72 OneilllPaul.jpg Paul H. O'Neill Pennsylvania January 20, 2001December 31, 2002 George W. Bush
Kenneth Dam.jpg Kenneth W. Dam [4]
Acting
Illinois December 31, 2002February 3, 2003
73 John W. Snow.jpg John W. Snow Virginia February 3, 2003June 30, 2006
Robert Kimmitt, official Treasury photo.jpg Robert M. Kimmitt [5]
Acting
Virginia June 30, 2006July 10, 2006
74 Henry Paulson official Treasury photo, 2006.jpg Henry M. Paulson, Jr. Illinois July 10, 2006January 20, 2009
Stuart Levey.jpg Stuart A. Levey [6]
Acting
Ohio January 20, 2009January 26, 2009 Barack Obama
75 Timothy Geithner official portrait.jpg Timothy F. Geithner New York January 26, 2009January 25, 2013
Neal S. Wolin official portrait.jpg Neal S. Wolin [7]
Acting
Illinois January 25, 2013February 28, 2013
76 Jacob Lew official portrait.jpg Jacob J. Lew New York February 28, 2013January 20, 2017
Adam Szubin.jpg Adam J. Szubin [8]
Acting
Washington, D.C. January 20, 2017February 13, 2017 Donald Trump
77 Steven Mnuchin official photo (cropped).jpg Steven T. Mnuchin California February 13, 2017Incumbent

1 William Jones served as acting secretary between the resignation of Alexander J. Dallas and appointment of William H. Crawford.

2 Deputy Secretary of the Treasury M. Peter McPherson served as Acting Secretary of the Treasury from August 17, 1988, to September 15, 1988.

3 Because of the resignation of Deputy Secretary of the Treasury Roger Altman in August 1994, Under Secretary of Treasury for Domestic Finance Frank N. Newman served from December 22, 1994, to January 11, 1995 as Acting Secretary of the Treasury.

4 Deputy Secretary of the Treasury Kenneth W. Dam served as Acting Secretary of the Treasury from December 31, 2002, to February 3, 2003.

5 Deputy Secretary of the Treasury Robert M. Kimmitt served as Acting Secretary of the Treasury from June 30, 2006, to July 9, 2006.

6 Under Secretary for Terrorism and Financial Intelligence Stuart A. Levey served as Acting Secretary of the Treasury from January 20, 2009, until the confirmation of Timothy Geithner, which occurred January 26, 2009.

7 Deputy Secretary of the Treasury Neal Wolin served as Acting Secretary of the Treasury from January 25, 2013, until the confirmation of Jack Lew which occurred February 28, 2013.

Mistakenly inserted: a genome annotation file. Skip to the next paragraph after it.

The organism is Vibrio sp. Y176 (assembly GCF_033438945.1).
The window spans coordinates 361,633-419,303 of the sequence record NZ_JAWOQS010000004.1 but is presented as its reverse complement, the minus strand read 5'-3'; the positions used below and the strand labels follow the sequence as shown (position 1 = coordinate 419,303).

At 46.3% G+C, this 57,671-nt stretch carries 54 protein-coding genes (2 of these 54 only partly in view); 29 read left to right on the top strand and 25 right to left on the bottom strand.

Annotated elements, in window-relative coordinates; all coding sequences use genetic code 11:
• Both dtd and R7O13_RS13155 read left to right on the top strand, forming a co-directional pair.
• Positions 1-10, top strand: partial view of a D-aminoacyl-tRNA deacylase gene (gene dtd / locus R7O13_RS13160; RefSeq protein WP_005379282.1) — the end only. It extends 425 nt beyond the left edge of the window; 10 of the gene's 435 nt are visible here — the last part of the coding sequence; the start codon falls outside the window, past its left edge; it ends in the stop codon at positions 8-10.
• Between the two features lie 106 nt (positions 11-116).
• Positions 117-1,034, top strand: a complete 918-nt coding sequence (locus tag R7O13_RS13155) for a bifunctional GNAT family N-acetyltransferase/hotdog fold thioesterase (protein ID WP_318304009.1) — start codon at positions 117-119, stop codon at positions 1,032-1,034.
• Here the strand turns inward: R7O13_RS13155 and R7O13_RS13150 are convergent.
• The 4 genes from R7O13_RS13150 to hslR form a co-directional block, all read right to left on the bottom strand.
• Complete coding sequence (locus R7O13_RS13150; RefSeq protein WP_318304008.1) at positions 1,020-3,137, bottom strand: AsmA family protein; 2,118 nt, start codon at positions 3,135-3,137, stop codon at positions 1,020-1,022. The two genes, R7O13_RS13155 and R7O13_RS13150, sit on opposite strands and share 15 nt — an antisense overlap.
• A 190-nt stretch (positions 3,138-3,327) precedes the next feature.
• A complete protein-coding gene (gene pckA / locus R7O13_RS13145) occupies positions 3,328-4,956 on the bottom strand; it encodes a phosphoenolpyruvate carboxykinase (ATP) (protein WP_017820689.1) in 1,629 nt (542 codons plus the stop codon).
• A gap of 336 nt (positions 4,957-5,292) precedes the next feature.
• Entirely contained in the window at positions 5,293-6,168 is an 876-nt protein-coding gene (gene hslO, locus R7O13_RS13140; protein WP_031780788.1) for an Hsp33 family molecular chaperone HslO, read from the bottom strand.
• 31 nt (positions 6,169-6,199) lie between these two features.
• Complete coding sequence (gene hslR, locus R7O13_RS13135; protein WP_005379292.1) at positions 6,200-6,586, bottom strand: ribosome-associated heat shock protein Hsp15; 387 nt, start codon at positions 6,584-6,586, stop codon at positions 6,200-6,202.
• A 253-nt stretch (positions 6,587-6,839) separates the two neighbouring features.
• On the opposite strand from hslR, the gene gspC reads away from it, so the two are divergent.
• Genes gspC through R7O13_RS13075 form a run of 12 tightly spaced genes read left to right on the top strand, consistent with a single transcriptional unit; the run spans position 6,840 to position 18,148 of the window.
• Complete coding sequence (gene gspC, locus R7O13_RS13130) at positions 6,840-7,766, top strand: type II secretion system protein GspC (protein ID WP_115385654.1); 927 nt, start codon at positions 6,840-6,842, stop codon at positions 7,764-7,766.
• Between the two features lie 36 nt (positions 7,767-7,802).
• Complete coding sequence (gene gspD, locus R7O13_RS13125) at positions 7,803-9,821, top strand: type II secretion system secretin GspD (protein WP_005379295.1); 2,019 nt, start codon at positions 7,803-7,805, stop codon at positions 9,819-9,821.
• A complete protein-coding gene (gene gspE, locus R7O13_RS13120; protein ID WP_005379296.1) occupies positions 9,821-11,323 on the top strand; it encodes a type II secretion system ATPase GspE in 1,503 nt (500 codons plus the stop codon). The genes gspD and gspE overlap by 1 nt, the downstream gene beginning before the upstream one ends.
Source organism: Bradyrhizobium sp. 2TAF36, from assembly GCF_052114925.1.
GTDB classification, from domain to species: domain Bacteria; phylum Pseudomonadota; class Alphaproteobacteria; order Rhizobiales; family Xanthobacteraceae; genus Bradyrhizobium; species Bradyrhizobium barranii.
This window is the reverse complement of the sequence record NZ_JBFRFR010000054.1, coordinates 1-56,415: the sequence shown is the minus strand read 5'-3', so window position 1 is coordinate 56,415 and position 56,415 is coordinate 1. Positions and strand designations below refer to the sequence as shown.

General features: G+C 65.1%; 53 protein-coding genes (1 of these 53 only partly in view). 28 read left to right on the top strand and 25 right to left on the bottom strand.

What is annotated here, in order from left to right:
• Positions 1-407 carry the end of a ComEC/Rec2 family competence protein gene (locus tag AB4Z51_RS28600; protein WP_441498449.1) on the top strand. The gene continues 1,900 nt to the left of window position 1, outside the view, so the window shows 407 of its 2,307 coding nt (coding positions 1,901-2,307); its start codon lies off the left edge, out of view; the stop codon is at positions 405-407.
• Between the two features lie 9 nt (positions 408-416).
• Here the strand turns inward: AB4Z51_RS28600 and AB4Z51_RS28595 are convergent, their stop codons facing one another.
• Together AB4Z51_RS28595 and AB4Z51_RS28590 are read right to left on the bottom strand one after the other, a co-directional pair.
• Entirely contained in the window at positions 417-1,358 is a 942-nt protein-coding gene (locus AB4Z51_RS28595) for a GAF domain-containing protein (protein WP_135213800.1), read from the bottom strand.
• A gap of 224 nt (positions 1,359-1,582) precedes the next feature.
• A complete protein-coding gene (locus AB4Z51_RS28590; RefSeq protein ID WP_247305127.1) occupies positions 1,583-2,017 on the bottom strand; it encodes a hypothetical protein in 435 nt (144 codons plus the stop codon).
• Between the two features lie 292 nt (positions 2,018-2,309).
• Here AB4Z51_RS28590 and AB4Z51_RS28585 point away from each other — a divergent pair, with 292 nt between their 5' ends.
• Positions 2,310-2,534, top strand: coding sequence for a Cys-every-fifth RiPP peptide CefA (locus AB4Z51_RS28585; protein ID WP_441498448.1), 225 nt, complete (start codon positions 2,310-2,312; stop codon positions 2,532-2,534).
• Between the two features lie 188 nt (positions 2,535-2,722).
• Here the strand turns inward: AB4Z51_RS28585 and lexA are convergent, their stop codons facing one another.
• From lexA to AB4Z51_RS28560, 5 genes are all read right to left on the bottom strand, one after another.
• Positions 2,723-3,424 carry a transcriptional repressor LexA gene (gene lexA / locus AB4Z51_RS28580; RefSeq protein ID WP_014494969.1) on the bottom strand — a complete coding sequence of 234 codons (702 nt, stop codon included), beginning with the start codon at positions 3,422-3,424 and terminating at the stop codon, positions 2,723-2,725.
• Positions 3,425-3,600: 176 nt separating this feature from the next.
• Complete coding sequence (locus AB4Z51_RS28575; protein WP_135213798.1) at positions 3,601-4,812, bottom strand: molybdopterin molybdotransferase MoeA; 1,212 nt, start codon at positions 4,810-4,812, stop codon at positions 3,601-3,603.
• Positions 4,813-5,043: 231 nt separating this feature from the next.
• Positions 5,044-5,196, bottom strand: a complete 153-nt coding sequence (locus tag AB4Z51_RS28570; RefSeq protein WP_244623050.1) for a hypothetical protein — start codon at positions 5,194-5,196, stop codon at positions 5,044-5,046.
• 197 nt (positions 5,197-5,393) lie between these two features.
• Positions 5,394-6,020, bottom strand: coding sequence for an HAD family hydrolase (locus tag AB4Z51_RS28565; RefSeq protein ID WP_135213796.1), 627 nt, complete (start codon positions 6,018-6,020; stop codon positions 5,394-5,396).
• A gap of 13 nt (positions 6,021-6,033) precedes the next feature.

8 Acting Under Secretary for Terrorism and Financial Intelligence Adam J. Szubin served as Acting Secretary of the Treasury from January 20, 2017, until the confirmation of Steven Mnuchin which occurred February 13, 2017.

The former flag of the U.S. Secretary of the Treasury, originating from the 19th century. Flag of the United States Secretary of the Treasury (1887-1915).png
The former flag of the U.S. Secretary of the Treasury, originating from the 19th century.

If both the Secretary and the Deputy Secretary of the Treasury are unable to carry out the duties of the office of Secretary of the Treasury, then whichever Treasury official of Under Secretary rank sworn in earliest assumes the role of Acting Secretary. Positions listed on the Department of the Treasury website include the Under Secretary for Domestic Finance, the Under Secretary for International Affairs, and the Under Secretary for Terrorism and Financial Intelligence.

Living former Secretaries of the Treasury

As of April 2019, there are eleven living former Secretaries of the Treasury (with all Secretaries that have served since 1995 still living), the oldest being George P. Shultz (served 1972–1974, born 1920). The most recent Secretary of the Treasury to die, as well as the most recently serving Secretary to die, was Lloyd M. Bentsen, Jr. (served 1993–1994, born 1921), on May 23, 2006.

NameTerm of officeDate of birth (and age)
George P. Shultz 1972–1974December 13, 1920 (age 98)
W. Michael Blumenthal 1977–1979January 3, 1926 (age 93)
James A. Baker 1985–1988April 28, 1930 (age 88)
Nicholas F. Brady 1988–1993April 11, 1930 (age 89)
Robert Rubin 1995–1999August 29, 1938 (age 80)
Lawrence H. Summers 1999–2001November 30, 1954 (age 64)
Paul O'Neill 2001–2002December 4, 1935 (age 83)
John W. Snow 2003–2006August 2, 1939 (age 79)
Henry Paulson 2006–2009March 28, 1946 (age 73)
Timothy F. Geithner 2009–2013August 18, 1961 (age 57)
Jack Lew 2013–2017August 29, 1955 (age 63)

Notes

  1. https://www.law.cornell.edu/uscode/text/3/19
  2. 31 U.S.C.   § 301
  3. 5 U.S.C.   § 5312
  4. 31 U.S.C.   § 301
  5. Cabinets and Counselors: The President and the Executive Branch (1997). Congressional Quarterly. p. 87.
  6. "Duties & Functions: Secretaries of the Treasury". United States Department of the Treasury. Archived from the original on November 19, 2010. Retrieved November 30, 2012.

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References

U.S. order of precedence (ceremonial)
Preceded by
David Souter
as Senior Associate Justice
Order of Precedence of the United States
as Secretary of the Treasury
Succeeded by
Patrick M. Shanahan
as Acting Secretary of Defense
U.S. presidential line of succession
Preceded by
Secretary of State
Mike Pompeo
5th in lineSucceeded by
Acting Secretary of Defense
Patrick M. Shanahan